With the market itching for a deal, the remarks have been read as a clear signal that Lloyds, now that the integration of TSB is well in hand, is poised to strike - as Sir Brian, one of the most experienced men in the business, surely knew it would.
The question, as always, is where and when, and as far as that goes, Sir Brian was giving few clues, or at least deliberately contradictory ones.
There have been plenty of mergers in the last 18 months. But so far they have all been abroad, while here all we have had is an endless diet of talk and precious little action.
Is that really about to change? Sir Brian and his team have looked at everything both at home and abroad, and so far seen nothing that they particularly like. What they desperately need to make a merger stack up is for some of the weaker players to shed their illusions and resign themselves to their deserved fate. Given the strength of yesterday's results, there is no doubt that in his mind that in the consolidation game he sees Lloyds as being predator rather than prey.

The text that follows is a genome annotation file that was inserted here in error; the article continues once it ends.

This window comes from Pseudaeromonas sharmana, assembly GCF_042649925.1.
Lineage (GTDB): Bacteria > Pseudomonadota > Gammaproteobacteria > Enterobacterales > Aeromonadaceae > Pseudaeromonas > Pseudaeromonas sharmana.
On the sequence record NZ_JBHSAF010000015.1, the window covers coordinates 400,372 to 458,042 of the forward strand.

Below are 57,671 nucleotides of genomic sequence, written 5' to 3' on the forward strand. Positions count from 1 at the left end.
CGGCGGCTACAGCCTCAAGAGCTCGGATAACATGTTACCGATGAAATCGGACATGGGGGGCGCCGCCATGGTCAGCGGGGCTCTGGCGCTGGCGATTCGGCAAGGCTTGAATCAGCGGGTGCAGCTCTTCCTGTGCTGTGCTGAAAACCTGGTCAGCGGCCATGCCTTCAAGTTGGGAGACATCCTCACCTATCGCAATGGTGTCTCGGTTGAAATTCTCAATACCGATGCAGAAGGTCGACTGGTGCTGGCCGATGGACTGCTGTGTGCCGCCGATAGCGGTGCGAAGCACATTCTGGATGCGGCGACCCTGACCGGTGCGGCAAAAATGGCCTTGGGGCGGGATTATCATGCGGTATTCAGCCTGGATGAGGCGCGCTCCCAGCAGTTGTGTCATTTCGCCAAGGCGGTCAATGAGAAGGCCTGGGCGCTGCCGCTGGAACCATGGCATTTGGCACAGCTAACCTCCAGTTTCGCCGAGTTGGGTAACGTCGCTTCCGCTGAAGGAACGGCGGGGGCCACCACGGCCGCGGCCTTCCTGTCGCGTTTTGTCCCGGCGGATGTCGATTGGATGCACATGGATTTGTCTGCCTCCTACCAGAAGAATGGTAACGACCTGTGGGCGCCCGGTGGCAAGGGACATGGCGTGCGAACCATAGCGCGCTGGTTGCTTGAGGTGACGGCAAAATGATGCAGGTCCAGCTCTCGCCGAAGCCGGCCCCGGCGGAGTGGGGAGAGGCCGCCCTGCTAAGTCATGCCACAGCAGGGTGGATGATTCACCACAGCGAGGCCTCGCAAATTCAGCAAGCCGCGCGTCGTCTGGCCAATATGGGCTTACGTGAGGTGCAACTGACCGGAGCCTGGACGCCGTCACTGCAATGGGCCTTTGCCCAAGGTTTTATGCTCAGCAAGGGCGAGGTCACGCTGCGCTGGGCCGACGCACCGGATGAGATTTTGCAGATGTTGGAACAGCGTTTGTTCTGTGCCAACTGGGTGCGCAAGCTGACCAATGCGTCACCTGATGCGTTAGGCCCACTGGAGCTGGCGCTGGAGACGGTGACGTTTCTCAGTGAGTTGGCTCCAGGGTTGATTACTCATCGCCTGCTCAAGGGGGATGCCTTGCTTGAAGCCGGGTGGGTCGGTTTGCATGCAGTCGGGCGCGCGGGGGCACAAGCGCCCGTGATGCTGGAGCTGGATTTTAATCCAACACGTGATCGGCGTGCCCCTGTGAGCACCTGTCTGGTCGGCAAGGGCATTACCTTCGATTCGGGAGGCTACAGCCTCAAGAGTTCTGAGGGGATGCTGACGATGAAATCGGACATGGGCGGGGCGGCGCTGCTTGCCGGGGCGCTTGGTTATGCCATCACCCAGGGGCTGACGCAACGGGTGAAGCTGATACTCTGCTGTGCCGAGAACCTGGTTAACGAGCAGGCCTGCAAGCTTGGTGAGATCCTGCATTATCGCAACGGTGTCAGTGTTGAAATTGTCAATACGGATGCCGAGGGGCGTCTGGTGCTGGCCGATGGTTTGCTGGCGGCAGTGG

So far the preoccupation within the UK banking sector has been primarily on its own backyard. But the government seems determined to block any mergers which bolster the position of the banks at the expense of the consumer - in other words, precisely the kind that the City wants to see.
Thursday's appointment of an American to head Barclays raises the intriguing possibility of a transatlantic banking deal. Sir Brian for all his talk about how cross-border mergers can destroy value is surely not about to be bested by anyone, even a former US marine.